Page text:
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China develops novel targeted therapy for breast cancer

21 May 2021 | News

Using a specially-designed nano-carrier to deliver the Chinese medicine compound gambogic acid

Image credit- HKBU

Image credit- HKBU

A group of researchers from Hong Kong Baptist University (HKBU), in collaboration with Cornell University in the US, has developed a novel targeted therapy for triple-negative breast cancer (TNBC) that uses a specially-designed nano-carrier to deliver the Chinese medicine compound gambogic acid (GA).

The invention enhances the anti-cancer effect of GA and reduces its damage to off-target organs. It has the potential to become a more effective therapeutic option for TNBC.

GA is a herbal compound isolated from a dry, brownish resin called gamboge, which is derived from Garcinia hanburyi, a plant with a long history of medicinal use in Southeast Asia. Previous studies have shown that GA can inhibit the growth of cancer cells.

However, its clinical application is limited by the fact that it is rapidly eliminated from the circulation system and has poor water solubility, which makes it difficult for GA to reach the cancer cells. Furthermore, high dosages of GA can cause damage to off-target organs due to its toxicity.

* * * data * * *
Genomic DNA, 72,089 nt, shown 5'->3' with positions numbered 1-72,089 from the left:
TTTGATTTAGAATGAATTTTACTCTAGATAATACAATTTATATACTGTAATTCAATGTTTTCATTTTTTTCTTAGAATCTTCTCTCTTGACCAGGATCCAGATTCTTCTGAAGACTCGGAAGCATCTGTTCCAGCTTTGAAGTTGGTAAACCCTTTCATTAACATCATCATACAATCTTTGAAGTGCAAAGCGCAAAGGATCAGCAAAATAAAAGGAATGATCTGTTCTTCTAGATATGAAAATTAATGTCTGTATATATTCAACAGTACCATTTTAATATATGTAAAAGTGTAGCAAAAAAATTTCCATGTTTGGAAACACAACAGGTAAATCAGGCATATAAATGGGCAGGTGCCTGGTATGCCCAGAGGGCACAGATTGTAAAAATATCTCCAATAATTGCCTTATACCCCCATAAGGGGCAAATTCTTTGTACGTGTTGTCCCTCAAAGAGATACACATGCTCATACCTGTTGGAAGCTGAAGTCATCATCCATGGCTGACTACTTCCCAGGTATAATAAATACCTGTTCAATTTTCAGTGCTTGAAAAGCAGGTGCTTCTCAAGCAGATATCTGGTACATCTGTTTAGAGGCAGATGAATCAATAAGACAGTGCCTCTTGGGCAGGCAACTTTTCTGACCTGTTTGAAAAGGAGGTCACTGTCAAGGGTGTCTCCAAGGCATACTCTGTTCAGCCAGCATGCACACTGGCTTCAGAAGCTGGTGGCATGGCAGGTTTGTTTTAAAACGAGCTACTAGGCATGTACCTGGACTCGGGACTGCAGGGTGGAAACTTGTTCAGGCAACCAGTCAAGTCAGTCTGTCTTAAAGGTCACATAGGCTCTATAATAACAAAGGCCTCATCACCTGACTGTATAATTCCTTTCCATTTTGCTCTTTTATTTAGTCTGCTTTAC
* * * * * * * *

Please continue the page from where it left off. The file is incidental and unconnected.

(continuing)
When compared with free GA, the GA delivered by the nano-carrier caused less damage to the off-target organs of the mice including their hearts, livers and lungs. It also caused minimal damage to their kidneys and spleens as relatively low levels of GA were detected in these two organs.


Image caption- A research team led by Professor Bian Zhaoxiang (left) and Dr Kwan Hiu-yee(right) of HKBU's School of Chinese Medicine collaborates with Cornell University

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